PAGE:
I saw an idea on the internet today that suggested new parents take a photo of themselves lifting their baby out of a small rocket in the woods, then leaving a copy in the attic for the child to find when they are about ten. I love this idea.
I could actually do a whole scrapbook of the six month old right now, following that principle. Looking around the living room now, as he naps in the nursery, I take in the carnage. In just a few short hours the load of folded laundry that was stacked anally on the coffee table has been converted into some sort of force-field that skirts the entire room. The wicker handles on my evil-plotting magazine basket have been ripped from the base. The entire section of poisonous-concoctions-to-make-for-dinner has been extricated from my Reader's Digest, and most of the rest left in a wet pulpy puddle on the floor. Yes, this is the work of Super Baby.
I thought I had secured the area so that I could use the bathroom this morning. Not shower. Not comb, brush, make-up or dress. Just PEE. We padded the hardwoods last week with foam rubber tiles. Long ago we sanded down the corners and edges of the coffee table. The cords are hidden, or duct taped to the ceiling or sheltered by what seems bazaarly placed furniture. He has been crawling for several weeks now. He has not started flying...yet. I figured I was good to "go".
Pulling up pj's with one hand, I fly out of the bathroom. There, sitting RIGHT OUTSIDE THE DOOR, is Super Baby. I fall into the wall and jam my thumb to keep from stumbling on him. It seems the baby gates that guarded the doors to the living room were no match for "The Great Bambino". As a matter-of-fact, he looked rather amused with the one that he had knocked down as he lifted it with both hands and repeatedly smashed it against the hard floor in the hallway. BAM! BAM! He gets a good whack at my toe before I manage to disarm him.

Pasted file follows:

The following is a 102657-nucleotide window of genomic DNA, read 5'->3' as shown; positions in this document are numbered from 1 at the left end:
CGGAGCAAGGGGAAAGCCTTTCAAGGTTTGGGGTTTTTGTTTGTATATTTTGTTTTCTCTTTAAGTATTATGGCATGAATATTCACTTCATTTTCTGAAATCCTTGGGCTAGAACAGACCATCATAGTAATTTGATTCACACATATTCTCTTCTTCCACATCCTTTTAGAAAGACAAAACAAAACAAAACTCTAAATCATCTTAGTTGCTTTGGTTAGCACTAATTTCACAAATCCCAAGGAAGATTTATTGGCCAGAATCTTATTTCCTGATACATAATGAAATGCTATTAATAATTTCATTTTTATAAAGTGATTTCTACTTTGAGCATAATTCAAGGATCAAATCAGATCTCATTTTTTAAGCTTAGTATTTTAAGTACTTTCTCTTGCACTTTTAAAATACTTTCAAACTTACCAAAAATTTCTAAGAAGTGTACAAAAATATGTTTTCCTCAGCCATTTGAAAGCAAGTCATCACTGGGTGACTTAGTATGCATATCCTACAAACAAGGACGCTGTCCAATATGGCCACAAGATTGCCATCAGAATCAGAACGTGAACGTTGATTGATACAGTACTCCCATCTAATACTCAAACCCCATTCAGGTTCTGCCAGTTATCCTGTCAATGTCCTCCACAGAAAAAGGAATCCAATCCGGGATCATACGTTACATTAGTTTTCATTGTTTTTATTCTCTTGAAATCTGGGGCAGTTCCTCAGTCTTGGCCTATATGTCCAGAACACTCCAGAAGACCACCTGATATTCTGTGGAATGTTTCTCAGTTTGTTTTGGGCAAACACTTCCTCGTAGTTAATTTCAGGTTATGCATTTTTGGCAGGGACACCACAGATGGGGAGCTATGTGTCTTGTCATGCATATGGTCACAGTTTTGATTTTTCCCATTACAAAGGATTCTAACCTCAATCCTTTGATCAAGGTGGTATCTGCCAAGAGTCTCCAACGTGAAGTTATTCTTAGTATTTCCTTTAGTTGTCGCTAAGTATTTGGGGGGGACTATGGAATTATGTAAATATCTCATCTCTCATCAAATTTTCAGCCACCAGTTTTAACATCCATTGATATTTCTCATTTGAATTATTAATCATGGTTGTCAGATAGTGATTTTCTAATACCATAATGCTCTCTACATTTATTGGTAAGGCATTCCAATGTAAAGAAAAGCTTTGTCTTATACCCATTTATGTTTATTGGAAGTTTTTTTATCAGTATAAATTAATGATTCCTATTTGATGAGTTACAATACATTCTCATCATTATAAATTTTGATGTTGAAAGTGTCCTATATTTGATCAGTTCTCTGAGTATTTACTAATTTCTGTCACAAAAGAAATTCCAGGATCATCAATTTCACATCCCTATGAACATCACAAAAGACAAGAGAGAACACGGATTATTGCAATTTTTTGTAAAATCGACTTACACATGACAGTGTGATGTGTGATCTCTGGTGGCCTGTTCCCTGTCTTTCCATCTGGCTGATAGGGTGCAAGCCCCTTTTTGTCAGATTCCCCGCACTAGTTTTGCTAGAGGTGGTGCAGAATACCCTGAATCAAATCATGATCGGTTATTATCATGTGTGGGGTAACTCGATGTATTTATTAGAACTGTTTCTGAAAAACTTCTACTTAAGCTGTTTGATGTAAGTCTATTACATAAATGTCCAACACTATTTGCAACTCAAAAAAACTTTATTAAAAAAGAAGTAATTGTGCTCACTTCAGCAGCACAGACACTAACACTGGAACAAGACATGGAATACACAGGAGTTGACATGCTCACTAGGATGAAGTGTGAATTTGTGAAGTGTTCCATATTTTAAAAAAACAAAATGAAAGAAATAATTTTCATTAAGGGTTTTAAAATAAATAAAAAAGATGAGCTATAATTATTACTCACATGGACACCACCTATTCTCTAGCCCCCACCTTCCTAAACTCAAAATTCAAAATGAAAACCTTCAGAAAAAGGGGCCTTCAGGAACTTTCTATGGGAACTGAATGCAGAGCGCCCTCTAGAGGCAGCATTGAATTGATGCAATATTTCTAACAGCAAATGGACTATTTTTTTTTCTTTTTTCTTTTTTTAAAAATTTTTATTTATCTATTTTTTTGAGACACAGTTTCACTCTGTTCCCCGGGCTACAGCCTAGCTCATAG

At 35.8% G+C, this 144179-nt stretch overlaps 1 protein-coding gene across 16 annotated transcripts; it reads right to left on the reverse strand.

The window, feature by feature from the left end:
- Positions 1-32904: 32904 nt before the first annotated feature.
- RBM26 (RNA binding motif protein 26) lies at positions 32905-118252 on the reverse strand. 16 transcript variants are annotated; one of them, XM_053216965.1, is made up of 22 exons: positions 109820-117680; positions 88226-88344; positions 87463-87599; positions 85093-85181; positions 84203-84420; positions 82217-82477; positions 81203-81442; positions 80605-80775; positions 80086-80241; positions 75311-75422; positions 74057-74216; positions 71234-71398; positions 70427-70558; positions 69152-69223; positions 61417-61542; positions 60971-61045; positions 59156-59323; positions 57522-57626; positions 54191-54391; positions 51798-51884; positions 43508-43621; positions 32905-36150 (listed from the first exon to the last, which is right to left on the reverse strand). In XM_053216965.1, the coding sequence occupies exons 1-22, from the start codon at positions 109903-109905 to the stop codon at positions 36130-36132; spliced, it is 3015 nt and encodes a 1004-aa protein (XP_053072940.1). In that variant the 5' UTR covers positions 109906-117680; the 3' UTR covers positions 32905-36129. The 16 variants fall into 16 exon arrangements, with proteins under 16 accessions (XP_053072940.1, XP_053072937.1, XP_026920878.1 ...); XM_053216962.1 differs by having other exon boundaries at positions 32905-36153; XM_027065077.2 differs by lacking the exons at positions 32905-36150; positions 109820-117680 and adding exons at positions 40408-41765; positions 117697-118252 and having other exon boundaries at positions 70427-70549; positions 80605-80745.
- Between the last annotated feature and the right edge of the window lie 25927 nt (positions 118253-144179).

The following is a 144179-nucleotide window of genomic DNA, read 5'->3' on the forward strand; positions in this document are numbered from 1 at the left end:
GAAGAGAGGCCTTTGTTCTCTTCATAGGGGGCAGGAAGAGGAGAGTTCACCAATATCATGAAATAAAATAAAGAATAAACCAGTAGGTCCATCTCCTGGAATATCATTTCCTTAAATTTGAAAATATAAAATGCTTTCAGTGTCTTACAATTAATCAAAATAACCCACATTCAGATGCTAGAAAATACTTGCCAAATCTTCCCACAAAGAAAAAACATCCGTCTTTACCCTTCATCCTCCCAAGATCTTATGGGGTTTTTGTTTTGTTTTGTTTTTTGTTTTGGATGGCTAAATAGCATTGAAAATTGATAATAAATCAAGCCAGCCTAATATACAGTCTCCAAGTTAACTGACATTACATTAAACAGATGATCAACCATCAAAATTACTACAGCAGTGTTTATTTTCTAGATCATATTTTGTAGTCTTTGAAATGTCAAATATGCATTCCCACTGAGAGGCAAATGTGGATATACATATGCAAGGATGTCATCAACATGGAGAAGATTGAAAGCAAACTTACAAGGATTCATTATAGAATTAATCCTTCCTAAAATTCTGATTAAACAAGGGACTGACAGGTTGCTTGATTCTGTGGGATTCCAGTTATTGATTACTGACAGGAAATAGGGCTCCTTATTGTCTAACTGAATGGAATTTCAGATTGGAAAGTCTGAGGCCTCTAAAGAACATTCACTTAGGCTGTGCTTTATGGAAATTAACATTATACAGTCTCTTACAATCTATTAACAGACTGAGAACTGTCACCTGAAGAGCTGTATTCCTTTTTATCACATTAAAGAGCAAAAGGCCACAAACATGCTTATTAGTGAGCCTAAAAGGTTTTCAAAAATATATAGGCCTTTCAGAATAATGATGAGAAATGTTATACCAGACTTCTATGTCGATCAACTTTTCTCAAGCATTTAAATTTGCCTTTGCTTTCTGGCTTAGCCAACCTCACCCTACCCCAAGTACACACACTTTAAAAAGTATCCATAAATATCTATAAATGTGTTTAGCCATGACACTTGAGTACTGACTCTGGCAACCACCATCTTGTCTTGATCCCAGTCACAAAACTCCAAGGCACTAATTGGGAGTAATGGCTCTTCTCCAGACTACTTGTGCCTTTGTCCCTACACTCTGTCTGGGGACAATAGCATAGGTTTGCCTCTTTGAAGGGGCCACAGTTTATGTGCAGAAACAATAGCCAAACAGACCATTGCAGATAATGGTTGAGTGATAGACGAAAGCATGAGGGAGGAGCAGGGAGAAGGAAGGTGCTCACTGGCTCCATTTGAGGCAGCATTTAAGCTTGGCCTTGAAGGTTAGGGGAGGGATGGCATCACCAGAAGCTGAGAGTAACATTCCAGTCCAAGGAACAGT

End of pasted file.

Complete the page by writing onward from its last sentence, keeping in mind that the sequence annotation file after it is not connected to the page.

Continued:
As I pick him up to carry him to the nursery for a change a venue, he grabs a handful of my hair and pulls as hard as he can (a favorite game). I let out a yelped "Ouch!" and he lets out a little giggle. That's how the game is played. I hope he's learning cause and effect relationships, and I hope the loose hair I wrench from his fat little fingers is mostly just the greys. And yes, it hurts a little bit, but I'm his mom. I love him.
Part of being a good parent is loving your children even when they hurt you - right from the start when giving birth to learning about the world and growing up in it. I know this is nothing compared to the pain that defiant older children can cause, or even adult children who become too self-absorbed to maintain close relationships. I can lose some hair and toenails and dignity and sleep. I can lose out on some career opportunities. There is so much about being a good parent that involves sacrifices, but I'm really gaining so much more in the long run.
"It's all worth it," I say out loud to myself as look down at his chubby little face and big smile. "I'll miss this someday." I say as I study his new shiny, razor-sharp, bottom two teeth.